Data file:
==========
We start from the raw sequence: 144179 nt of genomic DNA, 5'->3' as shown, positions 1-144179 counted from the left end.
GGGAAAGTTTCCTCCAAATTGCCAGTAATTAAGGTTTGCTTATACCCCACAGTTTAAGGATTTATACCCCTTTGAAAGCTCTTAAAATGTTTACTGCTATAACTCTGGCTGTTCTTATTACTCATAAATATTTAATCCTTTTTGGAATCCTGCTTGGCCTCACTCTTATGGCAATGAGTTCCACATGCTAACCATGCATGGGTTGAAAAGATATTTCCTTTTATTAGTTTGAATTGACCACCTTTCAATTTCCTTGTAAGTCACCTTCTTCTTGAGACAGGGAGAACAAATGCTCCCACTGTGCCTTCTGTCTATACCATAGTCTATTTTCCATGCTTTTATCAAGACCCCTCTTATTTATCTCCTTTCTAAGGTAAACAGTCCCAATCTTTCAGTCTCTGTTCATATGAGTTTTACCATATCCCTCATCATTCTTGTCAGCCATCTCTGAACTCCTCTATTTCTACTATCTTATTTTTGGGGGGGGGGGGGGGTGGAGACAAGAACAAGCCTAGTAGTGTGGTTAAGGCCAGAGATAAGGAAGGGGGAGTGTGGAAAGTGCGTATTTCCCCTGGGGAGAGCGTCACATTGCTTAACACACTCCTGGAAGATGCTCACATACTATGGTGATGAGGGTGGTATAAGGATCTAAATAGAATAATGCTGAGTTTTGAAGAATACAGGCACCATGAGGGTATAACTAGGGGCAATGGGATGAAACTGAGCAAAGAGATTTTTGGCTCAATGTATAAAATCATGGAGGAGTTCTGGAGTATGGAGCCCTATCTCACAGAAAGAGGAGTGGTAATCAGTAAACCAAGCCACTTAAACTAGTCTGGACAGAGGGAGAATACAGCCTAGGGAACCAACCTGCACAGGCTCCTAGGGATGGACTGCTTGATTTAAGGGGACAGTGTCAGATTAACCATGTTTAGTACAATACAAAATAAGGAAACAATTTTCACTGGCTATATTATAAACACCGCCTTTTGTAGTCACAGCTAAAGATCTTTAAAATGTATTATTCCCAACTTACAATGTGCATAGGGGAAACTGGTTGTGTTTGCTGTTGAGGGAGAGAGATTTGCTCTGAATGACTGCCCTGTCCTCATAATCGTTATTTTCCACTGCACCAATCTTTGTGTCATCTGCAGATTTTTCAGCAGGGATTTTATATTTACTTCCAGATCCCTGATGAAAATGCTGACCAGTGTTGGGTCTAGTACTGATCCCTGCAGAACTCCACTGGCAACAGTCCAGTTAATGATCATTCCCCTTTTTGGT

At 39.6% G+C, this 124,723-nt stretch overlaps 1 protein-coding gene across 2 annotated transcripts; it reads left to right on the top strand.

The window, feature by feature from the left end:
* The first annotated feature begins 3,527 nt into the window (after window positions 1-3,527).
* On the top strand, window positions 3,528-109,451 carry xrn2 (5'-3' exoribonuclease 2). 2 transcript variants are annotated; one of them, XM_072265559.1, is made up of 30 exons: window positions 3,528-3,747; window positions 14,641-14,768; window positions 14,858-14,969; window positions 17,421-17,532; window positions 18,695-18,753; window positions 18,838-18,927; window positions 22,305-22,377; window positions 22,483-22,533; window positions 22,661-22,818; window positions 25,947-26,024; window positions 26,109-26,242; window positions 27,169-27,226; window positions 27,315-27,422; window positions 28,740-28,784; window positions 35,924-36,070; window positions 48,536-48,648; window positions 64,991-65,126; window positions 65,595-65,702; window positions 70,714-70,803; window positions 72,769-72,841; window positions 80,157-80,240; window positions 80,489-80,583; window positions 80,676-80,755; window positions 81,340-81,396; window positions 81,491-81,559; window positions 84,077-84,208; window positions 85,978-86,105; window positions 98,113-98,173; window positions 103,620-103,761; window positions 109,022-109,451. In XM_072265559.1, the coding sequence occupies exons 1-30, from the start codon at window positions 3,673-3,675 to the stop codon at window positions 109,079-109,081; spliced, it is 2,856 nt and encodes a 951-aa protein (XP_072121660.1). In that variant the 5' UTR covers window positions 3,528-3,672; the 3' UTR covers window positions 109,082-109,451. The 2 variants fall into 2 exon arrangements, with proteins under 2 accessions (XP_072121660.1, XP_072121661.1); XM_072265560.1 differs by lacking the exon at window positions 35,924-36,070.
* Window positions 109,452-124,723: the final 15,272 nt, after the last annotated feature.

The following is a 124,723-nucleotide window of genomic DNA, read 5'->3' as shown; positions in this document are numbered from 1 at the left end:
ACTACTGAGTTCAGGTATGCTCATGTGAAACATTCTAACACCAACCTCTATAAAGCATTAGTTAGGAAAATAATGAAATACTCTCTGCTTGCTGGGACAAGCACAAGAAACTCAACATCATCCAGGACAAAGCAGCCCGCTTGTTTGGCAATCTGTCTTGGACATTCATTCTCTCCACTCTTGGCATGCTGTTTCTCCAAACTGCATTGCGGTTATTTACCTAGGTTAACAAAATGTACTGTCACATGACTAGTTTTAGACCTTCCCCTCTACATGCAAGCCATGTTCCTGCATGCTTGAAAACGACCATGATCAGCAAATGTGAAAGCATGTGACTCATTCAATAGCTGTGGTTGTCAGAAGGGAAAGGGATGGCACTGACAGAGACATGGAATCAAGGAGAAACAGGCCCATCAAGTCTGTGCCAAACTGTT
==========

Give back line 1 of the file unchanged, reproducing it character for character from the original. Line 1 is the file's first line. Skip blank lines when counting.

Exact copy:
We start from the raw sequence: 144179 nt of genomic DNA, 5'->3' as shown, positions 1-144179 counted from the left end.